I have walked by World Spice Merchants a million times, and even been in a couple times. But I didn't really discover it until this week, and Yancey was rolling his eyes by the end of the day at my constant chatter about it.
The highlight of my week was a canceled meeting. You know how that is. I was downtown and it so happened that Yancey and Loretta were at Pike Place Market, all bundled up in the rain, so I got to join them instead. When I rounded the corner into Post Alley, Loretta started jumping up and down. Remind me of that when she's a sullen 15 and doesn't want to have anything to do with me.
We did our usual things--fruit, watching the lightning-quick crumpet maker and the Beecher's cheese-making. Then we went down to Western Ave. and Loretta played outside with Yancey while I dawdled in the spice shop. Oh, bliss. They have the usual suspects--different salts, dried oregano, peppercorns. But it's their blends that are most intoxicating. You fill out a little order pad, and they scoop from bins and grind them right in front of you. I got harissa, an ancho chile concoction, unbelievable garam masala, five-spice Chinese, and a bag of these beautiful, pliable California bay leaves. The staff was delightful, too. Even though I know a lot about food, I have a twinge of insecurity every time I walk into a specialty food shop. I feel novice and dumb. Now I know YOU are rolling your eyes at this point, but that's my confession. I think it's because I know how much I DON'T know. I love to think about all the food discoveries still waiting for me in my lifetime. Yesterday, on the phone with my mom, she said, "My biggest fear is that I'm going to die before I have a chance to make everything I want to make." Clearly, the apple doesn't fall far from the tree.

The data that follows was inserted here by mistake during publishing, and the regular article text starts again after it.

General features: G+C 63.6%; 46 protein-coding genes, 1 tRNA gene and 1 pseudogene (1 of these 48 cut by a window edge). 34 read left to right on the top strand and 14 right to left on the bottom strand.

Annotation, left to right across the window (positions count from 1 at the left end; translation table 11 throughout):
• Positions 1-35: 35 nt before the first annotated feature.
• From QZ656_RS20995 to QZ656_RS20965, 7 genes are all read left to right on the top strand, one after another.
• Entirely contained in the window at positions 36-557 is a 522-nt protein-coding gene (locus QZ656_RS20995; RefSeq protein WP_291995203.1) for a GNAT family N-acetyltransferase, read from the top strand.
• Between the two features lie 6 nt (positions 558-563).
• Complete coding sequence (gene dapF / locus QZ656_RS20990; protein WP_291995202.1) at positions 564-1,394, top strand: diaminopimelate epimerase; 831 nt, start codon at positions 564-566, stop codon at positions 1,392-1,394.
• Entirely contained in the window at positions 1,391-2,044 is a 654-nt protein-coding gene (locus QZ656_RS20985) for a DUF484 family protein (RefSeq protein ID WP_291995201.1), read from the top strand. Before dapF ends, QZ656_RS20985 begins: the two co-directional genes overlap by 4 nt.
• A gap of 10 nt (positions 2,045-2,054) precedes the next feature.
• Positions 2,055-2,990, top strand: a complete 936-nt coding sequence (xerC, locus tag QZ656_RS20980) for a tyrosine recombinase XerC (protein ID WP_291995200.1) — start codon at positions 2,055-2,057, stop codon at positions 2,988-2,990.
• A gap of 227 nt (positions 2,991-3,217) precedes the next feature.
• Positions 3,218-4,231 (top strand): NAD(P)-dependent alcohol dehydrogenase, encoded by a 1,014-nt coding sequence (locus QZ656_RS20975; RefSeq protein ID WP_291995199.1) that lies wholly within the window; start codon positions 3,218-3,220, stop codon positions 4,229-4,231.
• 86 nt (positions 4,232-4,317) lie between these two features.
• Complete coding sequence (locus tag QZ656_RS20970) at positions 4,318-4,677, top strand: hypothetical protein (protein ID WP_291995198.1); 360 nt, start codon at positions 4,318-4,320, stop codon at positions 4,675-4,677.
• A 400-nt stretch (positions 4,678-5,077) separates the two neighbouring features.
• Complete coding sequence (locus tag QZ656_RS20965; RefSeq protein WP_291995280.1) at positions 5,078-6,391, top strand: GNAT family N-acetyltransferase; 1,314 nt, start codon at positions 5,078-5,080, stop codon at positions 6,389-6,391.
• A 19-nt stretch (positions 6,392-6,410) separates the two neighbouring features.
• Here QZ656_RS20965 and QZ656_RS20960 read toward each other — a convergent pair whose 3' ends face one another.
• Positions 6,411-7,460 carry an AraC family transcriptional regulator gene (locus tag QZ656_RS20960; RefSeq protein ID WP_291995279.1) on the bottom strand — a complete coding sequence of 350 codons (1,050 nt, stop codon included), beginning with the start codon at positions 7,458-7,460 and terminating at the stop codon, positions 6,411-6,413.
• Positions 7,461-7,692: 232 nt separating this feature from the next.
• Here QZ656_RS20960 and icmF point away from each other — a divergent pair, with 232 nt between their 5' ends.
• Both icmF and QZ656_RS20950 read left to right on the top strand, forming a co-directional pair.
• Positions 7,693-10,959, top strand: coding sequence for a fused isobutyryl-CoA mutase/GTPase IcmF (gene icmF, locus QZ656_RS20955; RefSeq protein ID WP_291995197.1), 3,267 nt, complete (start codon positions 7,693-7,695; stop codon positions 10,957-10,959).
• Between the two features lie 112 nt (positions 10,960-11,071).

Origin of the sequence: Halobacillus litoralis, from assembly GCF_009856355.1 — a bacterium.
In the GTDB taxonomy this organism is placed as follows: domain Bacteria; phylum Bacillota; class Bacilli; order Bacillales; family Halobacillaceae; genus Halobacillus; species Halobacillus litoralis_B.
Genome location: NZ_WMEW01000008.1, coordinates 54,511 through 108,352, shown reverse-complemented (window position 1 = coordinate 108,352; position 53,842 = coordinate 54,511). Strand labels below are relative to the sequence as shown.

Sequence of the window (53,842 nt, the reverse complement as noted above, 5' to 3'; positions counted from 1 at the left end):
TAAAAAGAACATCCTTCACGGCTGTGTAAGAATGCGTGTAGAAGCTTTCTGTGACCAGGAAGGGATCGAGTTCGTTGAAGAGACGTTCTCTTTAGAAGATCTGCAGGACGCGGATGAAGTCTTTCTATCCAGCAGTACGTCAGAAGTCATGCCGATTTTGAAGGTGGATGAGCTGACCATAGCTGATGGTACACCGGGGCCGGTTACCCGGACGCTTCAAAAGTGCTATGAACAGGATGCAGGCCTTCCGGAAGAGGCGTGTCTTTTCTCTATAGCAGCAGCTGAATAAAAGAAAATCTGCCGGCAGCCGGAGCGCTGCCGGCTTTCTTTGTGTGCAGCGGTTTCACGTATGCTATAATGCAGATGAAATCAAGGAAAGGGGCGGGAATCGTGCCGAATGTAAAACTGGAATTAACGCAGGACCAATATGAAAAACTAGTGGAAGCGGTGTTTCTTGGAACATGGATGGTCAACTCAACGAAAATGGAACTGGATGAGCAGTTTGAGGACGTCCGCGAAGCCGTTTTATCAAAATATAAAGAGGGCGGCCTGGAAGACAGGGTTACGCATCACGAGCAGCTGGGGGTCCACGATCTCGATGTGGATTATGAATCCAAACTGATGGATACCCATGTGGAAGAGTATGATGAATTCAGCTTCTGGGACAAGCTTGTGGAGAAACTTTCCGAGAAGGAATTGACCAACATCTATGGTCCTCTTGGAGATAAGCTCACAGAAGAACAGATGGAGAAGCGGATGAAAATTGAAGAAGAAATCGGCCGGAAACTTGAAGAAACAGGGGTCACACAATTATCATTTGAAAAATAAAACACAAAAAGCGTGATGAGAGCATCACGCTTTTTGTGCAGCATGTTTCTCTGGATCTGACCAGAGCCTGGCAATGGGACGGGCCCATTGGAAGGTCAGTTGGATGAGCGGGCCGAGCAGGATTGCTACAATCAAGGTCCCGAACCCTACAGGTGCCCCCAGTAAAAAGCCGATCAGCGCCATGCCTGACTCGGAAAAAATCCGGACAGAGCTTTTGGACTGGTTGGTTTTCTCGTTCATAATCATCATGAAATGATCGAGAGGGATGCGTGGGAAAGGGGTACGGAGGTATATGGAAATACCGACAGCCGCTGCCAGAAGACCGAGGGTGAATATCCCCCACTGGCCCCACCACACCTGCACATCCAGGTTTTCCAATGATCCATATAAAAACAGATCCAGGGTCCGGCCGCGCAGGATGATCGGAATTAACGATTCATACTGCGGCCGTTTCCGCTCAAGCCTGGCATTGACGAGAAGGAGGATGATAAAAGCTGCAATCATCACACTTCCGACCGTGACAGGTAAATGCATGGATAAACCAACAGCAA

No recipe for you today--I've had a kind of break-neck pace this week, and I'm not sure why. New Year's energy? But I have a few more things for you. First, the ham update! I went on and on here about the Smithfield ham we got from Bob's Quality Meats, and never told you how it turned out. I'm positive there are at least a couple of you that have had some sleepless nights as a result. After two nights of soaking it in a cooler and baking it without glaze in the oven for about 3 hours (we decided it didn't need glaze), I'm here to report that there aren't enough exclamations in my vocabulary to do it justice. When it came out of the oven, my Mom, Wyatt, and I couldn't keep our hands off it--those little crackly bits, the thin layer of crispy fat, and the salty, striated meat that tasted like no ham I've ever encountered. It's going to be a tradition, for sure.
And one more thing--Seattle sunset from Seward Park, on a walk with my family after we picked Wyatt up from the bus stop. Yancey's had five days off this week (part of the firefighting life that I adore). Standing on the Seward Park trail with my camera;, fingers cold and light fading; those three precious figures ahead of me; I felt with Julian of Norwich, again, that "All shall be well, and all manner of things shall be well."